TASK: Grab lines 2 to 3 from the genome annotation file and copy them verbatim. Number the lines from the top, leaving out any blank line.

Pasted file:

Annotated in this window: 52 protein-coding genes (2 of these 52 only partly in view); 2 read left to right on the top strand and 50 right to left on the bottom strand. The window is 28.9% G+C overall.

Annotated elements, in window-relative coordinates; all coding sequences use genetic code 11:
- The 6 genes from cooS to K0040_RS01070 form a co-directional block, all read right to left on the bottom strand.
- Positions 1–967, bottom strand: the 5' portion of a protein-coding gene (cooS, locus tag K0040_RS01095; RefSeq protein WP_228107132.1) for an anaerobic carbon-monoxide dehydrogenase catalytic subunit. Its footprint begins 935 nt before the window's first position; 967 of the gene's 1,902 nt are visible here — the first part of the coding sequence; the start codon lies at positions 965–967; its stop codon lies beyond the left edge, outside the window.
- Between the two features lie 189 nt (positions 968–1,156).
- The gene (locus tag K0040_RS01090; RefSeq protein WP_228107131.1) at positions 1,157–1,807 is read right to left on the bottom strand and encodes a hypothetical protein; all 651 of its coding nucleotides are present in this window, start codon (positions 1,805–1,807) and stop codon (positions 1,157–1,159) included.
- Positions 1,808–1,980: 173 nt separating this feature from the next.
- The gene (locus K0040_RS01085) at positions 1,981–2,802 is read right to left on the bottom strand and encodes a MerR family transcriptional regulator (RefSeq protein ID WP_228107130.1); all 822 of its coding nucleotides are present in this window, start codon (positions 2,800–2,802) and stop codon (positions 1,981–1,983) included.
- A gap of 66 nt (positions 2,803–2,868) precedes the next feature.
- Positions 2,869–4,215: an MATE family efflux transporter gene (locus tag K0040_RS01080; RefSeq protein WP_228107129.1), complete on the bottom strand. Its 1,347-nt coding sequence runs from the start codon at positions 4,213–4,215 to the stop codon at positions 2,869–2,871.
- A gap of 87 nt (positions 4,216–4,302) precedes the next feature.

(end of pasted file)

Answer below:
Annotated elements, in window-relative coordinates; all coding sequences use genetic code 11:
- The 6 genes from cooS to K0040_RS01070 form a co-directional block, all read right to left on the bottom strand.